That is not to say, however, that this issue has never been discussed in the appellate courts. In addition, various trial courts, both state and federal, have grappled with this issue. A brief review of the relevant cases is warranted.
State Trial Court Cases
Three state trial courts have addressed the issue presently before this court, with differing results. In Yeagley v. Metropolitan Edison Co., No. 3316 (Leb.Pa.C.P., May 13, 1980) and Flack v. Calabrace, No. 9431 of 1978 (West., Pa.C.P., Aug. 28, 1980) the court held that where the sole purpose of joinder of the employer was to determine the comparative negligence of all potentially negligent persons, and not to assess damages, contribution, or indemnity, it should be granted. In arriving at this determination, the court in Yeagley attempted to distinguish the Pennsylvania Superior Court's holding in Hefferin v. Stempkowski, 247 Pa.Super. 366, 372 A.2d 869 (1977), asserting that § 303(b) of the Act did not expressly prohibit the joinder of an employer for the purpose of determining comparative negligence, only for damages, contribution, or indemnity. However, as will be discussed infra, this court is not persuaded that Hefferin is distinguishable, particularly in light of the express language of the concurring and dissenting opinions.
In Heckendorn v. Consolidated Rail Corporation, No. 3781 of 1979 (Cumb., Pa.C.P., Aug. 25, 1980) the court held that joinder of the employer is not permitted in accordance with the appellate court decisions of Bell v. Koppers, 481 Pa. 454, 392 A.2d 1380 (1978); Arnold v. Borbonus, 257 Pa.Super. 110, 390 A.2d 271 (1978); Hefferin v. Stempkowski, 247 Pa.Super. 366, 372 A.2d 869 (1977); and Mosholder v. Greene County Industrial Development Corporation, 49 Pa.Cmwlth. 340, 411 A.2d 1262 (1980). The court in Heckendorn went on to say that it "must apply the statute as it has been construed by our appellate courts, however unjust the outcome." (Page 5 of the slip opinion).
State Appellate Court Cases
As mentioned previously, while the specific issue before this court has never been squarely before a Pennsylvania appellate court for determination, it has been discussed in several cases. The Superior Court of Pennsylvania in Hefferin, supra, held that § 303(b) of the Act made it a complete substitute for the common law tort actions by an employee against his or her employer. The court went on to state, "the intention of the amendments to Section 303 was to grant the employer total immunity from third party actions," and later stating this "bars its (employers) joinder as an additional defendant in this action. The employer's right to subrogation remains unchanged." Id. at 372 A.2d 871 (emphasis added). In a concurring opinion, Judge Van der Voort indicated that while the "amended act does not expressly provide that the employer cannot be joined as an additional defendant by an original third party defendant," he believes it was "the intention of the Legislature to preclude the joining of the employer by an alleged third party tortfeasor." Id. at 372 A.2d 872.
Slightly more than one year later, the Superior Court of Pennsylvania reiterated its position in Arnold, supra, wherein it stated, "We agree that the 1974 amendment to § 303(b) manifests a broad legislative intent to bar the joinder of an employer as an additional defendant." Id. at 390 A.2d 273. (footnote omitted) (emphasis added).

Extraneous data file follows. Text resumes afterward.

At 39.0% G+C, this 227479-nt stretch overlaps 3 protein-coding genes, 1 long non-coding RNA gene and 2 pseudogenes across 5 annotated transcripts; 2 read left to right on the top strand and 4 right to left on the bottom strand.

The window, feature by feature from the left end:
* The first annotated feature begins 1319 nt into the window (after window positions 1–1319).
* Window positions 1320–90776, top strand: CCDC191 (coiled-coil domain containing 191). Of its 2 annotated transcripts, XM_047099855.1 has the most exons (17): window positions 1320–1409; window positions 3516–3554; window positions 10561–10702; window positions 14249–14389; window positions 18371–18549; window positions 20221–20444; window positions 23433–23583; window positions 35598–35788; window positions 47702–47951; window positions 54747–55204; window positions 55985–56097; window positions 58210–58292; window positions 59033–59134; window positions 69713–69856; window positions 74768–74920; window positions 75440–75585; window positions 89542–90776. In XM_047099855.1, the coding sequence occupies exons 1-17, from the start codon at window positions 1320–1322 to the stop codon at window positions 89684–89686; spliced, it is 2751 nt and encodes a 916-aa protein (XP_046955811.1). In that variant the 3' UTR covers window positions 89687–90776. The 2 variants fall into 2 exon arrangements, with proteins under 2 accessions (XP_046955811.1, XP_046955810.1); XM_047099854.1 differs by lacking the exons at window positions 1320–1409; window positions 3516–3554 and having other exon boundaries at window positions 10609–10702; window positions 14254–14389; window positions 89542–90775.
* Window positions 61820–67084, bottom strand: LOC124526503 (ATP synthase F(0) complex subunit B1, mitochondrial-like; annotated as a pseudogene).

The Arnold opinion is particularly instructive in that the defendant sought to join the employer solely to determine subrogation rights of the parties, not "damages, contribution or indemnity," which are expressly prohibited by the statute. This is comparable to the argument defendant makes in the case sub judice, that the sole purpose of joinder was to determine the respective degrees of negligence. In his concurring opinion, Judge Spaeth supported the conclusion that the majority opinion bars any joinder of the employer by the following discussion:
Since Hefferin, however, the employer may not be joined as an additional defendant. The result is that one of two equally negligence tortfeasors the third party bears the entire burden of the judgment. Since the employer is not cannot be a party to the suit, the third party cannot get contribution from the employer commensurate with the employer's fault. The employee, on the other hand, may have the opportunity to recover twice: once by the full judgment against the third party, and once through workmen's compensation; for if the employer comes against the employee for subrogation, the employee may defend on the ground that the employer was at fault and is thus disabled from getting reimbursed through subrogation. If the employee fails, or is not permitted to prove the employer's fault, the employer will recoup the workmen's compensation payments and thus in the end pay nothing despite having been at fault. Either outcome a double recovery for the employee, or a negligent employer who pays nothing represents an injustice; additionally, the third party is forced to bear the full burden of the judgment when he was only partially at fault. 3 (emphasis added).
I find it impossible to believe that the Legislature could have intended such a result. Yet the language of § 481(b) is difficult to interpret otherwise, as Judge VAN der VOORT observed in his concurring opinion in Hefferin. Judge PRICE's dissents in Hefferin and in the present case offer an appealing alternative, but one that cannot be reached except in the teeth of § 481(b) or so at least it seems to me.